The “is Remoting dead?” question keeps popping up in forums and mailing lists inside and outside of Microsoft. Earlier this week the discussion came up again somewhere, so for the benefit of everyone, here’s what I wrote in the reply email to that “Is Remoting dead?” question – slightly edited for privacy protection:


Nothing is “dead” until it doesn’t ship anymore and then subsequently becomes unsupported. The long-proclaimed-dead COM is very much alive and kicking and there’s even work being done underneath on MS RPC. Remoting is the technology used to communicate across AppDomains within the same process that’s baked into the .NET Framework. As such, it’s very much alive.

Does it have any great & bright future in terms of being a distributed systems technology for communicating across the network and will see any significant investments? No. Our strategic technology for building distributed systems is the Windows Communication Foundation.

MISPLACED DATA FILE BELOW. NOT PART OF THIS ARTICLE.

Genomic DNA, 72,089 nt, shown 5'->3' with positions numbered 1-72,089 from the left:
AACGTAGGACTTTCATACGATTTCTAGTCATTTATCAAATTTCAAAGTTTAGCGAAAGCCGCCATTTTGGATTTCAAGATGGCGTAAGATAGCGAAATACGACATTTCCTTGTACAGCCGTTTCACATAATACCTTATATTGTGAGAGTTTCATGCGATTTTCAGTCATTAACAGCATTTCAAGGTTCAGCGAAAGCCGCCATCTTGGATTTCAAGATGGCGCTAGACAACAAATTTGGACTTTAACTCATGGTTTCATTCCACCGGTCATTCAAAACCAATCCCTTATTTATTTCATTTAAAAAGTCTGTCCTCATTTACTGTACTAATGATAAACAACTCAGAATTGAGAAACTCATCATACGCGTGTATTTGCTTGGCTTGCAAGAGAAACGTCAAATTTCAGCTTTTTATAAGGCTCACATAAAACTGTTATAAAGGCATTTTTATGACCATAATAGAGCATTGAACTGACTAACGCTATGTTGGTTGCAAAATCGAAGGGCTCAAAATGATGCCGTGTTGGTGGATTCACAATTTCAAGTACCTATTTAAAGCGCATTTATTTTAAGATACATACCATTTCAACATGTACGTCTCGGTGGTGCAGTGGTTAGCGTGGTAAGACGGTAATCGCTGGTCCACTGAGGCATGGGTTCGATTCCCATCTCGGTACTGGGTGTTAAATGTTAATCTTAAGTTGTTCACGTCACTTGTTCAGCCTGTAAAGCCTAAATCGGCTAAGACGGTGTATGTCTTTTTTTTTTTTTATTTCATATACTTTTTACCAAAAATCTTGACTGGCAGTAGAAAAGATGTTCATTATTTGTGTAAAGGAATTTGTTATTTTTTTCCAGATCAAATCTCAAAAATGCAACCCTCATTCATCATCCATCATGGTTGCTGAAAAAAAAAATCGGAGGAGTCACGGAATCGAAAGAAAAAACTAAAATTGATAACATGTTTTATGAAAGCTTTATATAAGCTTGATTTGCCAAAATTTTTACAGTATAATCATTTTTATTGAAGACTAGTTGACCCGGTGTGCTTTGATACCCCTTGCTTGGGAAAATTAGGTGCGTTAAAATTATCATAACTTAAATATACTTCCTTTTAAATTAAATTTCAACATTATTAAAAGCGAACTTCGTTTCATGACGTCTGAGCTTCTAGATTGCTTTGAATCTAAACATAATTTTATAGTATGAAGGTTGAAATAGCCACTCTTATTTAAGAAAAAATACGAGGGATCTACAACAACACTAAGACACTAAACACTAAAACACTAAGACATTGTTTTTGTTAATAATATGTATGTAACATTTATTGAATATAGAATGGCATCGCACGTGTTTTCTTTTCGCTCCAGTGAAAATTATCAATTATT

Our guidance has been – for the last few years – that you use Web Services (ASM/WSE) by default for whenever you cross a network boundary and if you happen to need features from Enterprise Services or cannot use IIS as your application host, you use ES instead. If you need reliable, durable communication you use MSMQ. Remoting you’d typically only use in cases where you need a more or less convenient way get CLR typed data across a TCP socket – tightly-coupled, non-interoperable, limited security needs, limited scale.

If you choose Remoting, you should avoid client-activated objects, marshal-by-ref, delegates, events and direct access to fields and/or properties. All that will not only make a later migration easier, but is also a good recipe to avoid the most common distributed object system disaster scenarios.

Lastly, this is not so much a matter of opinion as one of reading and understanding what we’ve been saying for quite a while.


What this says is that Remoting isn’t dead. It’s there, it’s part of the .NET Framework and I don’t see anybody pulling it out. At the same time, I also don’t see scores of people spending a lot of time putting more stuff into it. It is what it is.  And as I wrote in that email, this is not a matter of personal opinion or taste or a wild guess – that is simply the definitive story.